The premise of security for a long time was Warded Locks. The key avoids the corresponding plates in the lock and triggers the latch to open it. The skeleton key is able to avoid plates in many locks. The Arabs made more sophisticated locks, and the French made beautiful locks and keys.

Barama invents the world’s first truly secure mechanical lock, where the maker cannot necessarily open it. For four generations, people believed in the idea of perfect security. In 1851, the mechanical lock was picked, the notion of perfect security was destroyed, and we’re still in the fallout of that realization today.

Locksmithing is still a heavily controlled skill. The locksmithing guild system persists because, from 1851 to 1900, locks became a taboo. Right now we live in that same bubble. Whatever we believe in practicing that is at all counter-societal or counter-cultural, we are being allowed to explore it at the pleasure of authorities, and people are growing upset with our ability to explore.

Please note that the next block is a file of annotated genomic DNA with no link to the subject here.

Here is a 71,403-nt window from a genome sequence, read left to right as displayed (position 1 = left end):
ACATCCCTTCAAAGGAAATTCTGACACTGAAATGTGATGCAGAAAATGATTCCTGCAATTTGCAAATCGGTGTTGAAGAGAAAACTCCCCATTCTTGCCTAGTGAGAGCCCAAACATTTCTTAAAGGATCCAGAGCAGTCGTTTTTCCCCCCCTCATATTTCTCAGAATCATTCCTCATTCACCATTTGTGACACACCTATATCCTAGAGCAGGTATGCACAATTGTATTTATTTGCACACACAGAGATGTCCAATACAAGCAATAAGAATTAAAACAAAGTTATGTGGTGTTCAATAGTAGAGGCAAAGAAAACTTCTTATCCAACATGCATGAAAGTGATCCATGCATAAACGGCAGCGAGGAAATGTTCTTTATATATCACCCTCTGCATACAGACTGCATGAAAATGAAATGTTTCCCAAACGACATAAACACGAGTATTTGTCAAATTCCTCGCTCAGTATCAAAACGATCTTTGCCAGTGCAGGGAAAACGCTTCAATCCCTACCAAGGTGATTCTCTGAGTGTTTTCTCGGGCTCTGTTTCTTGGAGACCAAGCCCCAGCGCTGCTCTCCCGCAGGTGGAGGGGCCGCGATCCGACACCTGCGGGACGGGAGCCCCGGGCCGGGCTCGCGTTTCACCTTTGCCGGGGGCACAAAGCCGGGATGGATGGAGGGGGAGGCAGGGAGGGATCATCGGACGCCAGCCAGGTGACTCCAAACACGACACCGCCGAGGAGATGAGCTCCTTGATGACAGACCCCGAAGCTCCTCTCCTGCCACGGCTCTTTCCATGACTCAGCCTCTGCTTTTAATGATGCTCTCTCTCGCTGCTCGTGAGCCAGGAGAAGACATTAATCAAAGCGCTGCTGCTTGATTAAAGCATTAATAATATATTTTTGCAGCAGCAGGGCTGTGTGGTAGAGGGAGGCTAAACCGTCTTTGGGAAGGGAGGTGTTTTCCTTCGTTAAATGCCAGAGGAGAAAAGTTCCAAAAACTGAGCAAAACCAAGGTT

Schuyler wants us to be able to explore closed spaces, like hacking and cryptography. But digital security is becoming specialized knowledge as physical security and locks had, and as this continues to happen, we risk losing our actual security.

Locks were always meant to be used in tandem with human beings. Locks were the original 2-step authentication, invented to stand as a secondary guard, after a human guard. The human could be murdered or bribed, but would not have the key to the lock. The way we actually use locks today is as a token of a social contract we have with each other. The actual reason we respond the way we do to locks (not picking them) is because of the social constructs around them. We enjoy being part of society, so we respect each other’s desires for security by not violating the social contract of the locks we use.

Schuyler’s proud that his ancestor’s company was one of the only that said to their customers, “Any lock with a key can be picked. Use ours because they are convenient, universal, made to a higher quality, but don’t forget, they can be picked.” Yale and other lockmakers and digital security companies no longer advertise this fact to their customers, but it is still true.

This post was written with Becky Hurwitz.